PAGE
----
The leaf pile lay silent on a September afternoon on my parent's lawn in 1969. All through the long days of summer the leaves had soaked up the sun. Absorbing it, converting it to glucose and creating the miracle of photosynthesis. Energy from the bright orb high above that had burned our arms and backs as we ran barefoot through the sprinklers, had provided growth and life to the giant oaks and maples on my parent's property in southeastern Wisconsin. The leaves blew back and fourth in the breezes of late afternoon, almost waving to us from high above and signaling the advance of an approaching weather front.
But, now they lay motionless, lifeless and silent.
From their beginnings as bright green buds; a rebirth of sorts after another long and harsh winter filled with somber grays and muted browns. Green was life after death. Green was hope after sorrow. And even though the long night hours persisted, and the cold rains of March rode the breath of winter as the winds howled outside our home, there was a sign that spring was near. And for the first time in months, you could smell the earth again. Life. These smells weren't of fragrance like those of the blooms which were tainting the air a thousand miles south, but these were the smells of peat, of moss and the rich earth.
As May approached, the smells of the earth had changed to the fragrances of foliage and blossoms. High above, the buds had turned to leaves; bright green in color, perfectly formed and flawless before insects and weather scarred them throughout the summer. It was a time of excitement and all of nature was stirring. The red-winged blackbirds had arrived and the songs of summer had begun as the male birds sang their familiar chants and choruses, all the while establishing their territory till fall.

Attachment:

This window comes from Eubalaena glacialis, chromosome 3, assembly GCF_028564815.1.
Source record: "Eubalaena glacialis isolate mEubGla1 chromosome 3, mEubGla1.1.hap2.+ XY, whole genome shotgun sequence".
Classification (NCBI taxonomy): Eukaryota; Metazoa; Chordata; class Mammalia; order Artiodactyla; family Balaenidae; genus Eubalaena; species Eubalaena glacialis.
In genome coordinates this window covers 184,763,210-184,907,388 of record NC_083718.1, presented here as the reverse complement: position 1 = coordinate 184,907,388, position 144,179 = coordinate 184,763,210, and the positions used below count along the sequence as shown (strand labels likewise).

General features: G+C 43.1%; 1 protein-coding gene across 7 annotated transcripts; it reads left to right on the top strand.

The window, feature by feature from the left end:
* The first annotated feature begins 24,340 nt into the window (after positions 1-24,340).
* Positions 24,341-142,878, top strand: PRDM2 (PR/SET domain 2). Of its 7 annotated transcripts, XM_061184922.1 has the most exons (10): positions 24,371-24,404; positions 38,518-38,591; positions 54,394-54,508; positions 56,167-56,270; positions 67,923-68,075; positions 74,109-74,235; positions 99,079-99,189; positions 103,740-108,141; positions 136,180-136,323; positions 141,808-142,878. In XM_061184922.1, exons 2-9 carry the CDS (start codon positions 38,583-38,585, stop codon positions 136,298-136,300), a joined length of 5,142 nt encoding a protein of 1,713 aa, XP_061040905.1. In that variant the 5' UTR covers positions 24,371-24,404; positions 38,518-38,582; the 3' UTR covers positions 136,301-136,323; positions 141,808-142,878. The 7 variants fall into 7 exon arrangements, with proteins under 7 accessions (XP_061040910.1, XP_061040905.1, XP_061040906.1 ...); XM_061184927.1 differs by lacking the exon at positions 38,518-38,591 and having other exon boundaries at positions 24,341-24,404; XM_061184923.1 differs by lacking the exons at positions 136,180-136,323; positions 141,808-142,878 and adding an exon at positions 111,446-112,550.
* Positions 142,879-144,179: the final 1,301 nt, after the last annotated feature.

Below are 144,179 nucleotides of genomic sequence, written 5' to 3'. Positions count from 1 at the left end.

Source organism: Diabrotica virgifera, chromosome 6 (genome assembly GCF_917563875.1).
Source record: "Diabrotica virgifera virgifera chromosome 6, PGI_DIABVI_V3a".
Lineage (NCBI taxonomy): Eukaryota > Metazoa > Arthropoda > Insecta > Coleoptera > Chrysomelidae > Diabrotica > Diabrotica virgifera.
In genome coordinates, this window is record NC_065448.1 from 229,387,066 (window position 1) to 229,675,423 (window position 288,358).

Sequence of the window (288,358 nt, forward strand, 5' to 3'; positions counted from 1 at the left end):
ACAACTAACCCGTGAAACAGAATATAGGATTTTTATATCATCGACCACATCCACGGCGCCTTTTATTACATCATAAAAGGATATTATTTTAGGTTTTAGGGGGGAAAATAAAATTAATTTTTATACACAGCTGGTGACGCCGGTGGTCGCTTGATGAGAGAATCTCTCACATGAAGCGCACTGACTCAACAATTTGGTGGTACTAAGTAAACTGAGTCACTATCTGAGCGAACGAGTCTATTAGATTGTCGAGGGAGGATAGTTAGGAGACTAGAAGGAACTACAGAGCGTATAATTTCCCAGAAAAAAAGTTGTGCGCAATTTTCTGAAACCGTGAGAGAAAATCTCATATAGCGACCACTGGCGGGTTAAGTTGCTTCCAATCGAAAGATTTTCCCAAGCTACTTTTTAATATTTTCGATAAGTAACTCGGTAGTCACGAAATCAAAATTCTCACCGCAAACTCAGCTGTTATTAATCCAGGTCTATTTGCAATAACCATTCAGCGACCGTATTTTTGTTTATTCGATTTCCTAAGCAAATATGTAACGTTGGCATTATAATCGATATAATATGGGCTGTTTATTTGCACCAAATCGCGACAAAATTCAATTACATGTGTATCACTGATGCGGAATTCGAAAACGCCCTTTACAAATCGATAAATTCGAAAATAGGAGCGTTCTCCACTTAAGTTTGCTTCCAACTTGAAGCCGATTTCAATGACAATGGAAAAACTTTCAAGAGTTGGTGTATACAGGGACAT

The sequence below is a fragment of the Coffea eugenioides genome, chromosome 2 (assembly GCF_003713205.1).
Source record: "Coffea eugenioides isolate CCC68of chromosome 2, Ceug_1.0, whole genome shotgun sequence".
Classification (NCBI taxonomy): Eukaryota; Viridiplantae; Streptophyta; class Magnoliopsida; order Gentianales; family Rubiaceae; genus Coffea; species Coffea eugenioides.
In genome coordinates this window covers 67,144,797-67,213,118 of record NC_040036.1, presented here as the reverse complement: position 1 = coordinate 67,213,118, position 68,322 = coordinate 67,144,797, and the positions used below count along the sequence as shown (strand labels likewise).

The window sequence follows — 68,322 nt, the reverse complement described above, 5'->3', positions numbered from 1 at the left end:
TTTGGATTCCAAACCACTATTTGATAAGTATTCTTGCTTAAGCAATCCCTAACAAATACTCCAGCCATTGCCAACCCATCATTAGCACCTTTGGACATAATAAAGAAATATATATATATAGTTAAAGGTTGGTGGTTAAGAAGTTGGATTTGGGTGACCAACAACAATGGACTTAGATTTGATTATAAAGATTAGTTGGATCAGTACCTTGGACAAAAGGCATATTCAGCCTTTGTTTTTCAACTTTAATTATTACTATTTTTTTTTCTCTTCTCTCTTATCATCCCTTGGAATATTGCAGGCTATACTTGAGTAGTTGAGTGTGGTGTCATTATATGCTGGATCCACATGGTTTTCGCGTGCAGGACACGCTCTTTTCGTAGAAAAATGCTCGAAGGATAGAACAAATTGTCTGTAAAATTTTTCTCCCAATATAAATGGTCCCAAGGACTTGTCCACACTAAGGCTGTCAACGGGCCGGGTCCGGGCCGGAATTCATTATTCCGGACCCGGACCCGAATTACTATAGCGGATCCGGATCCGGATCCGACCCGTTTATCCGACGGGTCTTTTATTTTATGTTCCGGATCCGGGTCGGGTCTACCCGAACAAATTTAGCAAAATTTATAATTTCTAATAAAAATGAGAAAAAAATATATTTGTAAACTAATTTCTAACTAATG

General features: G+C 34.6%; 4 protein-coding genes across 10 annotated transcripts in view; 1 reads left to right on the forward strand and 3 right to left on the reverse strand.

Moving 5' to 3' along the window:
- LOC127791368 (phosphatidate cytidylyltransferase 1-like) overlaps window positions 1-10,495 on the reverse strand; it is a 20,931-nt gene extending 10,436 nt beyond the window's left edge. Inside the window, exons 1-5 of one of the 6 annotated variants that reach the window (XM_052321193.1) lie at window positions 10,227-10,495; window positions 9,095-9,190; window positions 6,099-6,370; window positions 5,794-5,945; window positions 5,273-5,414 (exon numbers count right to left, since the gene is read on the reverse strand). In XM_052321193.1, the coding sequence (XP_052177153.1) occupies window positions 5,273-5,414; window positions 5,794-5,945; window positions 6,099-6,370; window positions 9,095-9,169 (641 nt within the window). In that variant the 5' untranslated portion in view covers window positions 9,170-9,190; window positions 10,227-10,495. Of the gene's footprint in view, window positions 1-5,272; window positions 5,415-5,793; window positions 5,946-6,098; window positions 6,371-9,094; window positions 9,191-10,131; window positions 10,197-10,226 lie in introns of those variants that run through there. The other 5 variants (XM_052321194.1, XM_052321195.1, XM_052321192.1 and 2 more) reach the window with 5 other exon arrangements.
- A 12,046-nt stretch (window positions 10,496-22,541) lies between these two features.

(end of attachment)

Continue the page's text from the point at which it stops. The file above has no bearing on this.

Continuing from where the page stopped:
And as you inhaled deeply the air felt good as it filled your lungs. The fragrance of lilacs, dandelions and buttercups sweetened each breath and soon the school days would be over and summer would have arrived.
By July, the leaves had lost their bright green color. They had changed as the caterpillar turned to a butterfly and the tadpole to the frog. The season and their cycle had reached it's summit. Now, even though many were scarred from insects and wind, they were mature. Their greens were dark and deep and they were more efficient than ever before. Like a veteran marching in a parade in a dress uniform, they seemed proud of their time and purpose.
Far below them, we swam in their pool of shade; childhood days of summer seemed to last forever. Small feet searching for that foothold in the bark and the low limbs to grab as we pulled ourselves upward into the freedom above the ground and the view reserved only for the leaves.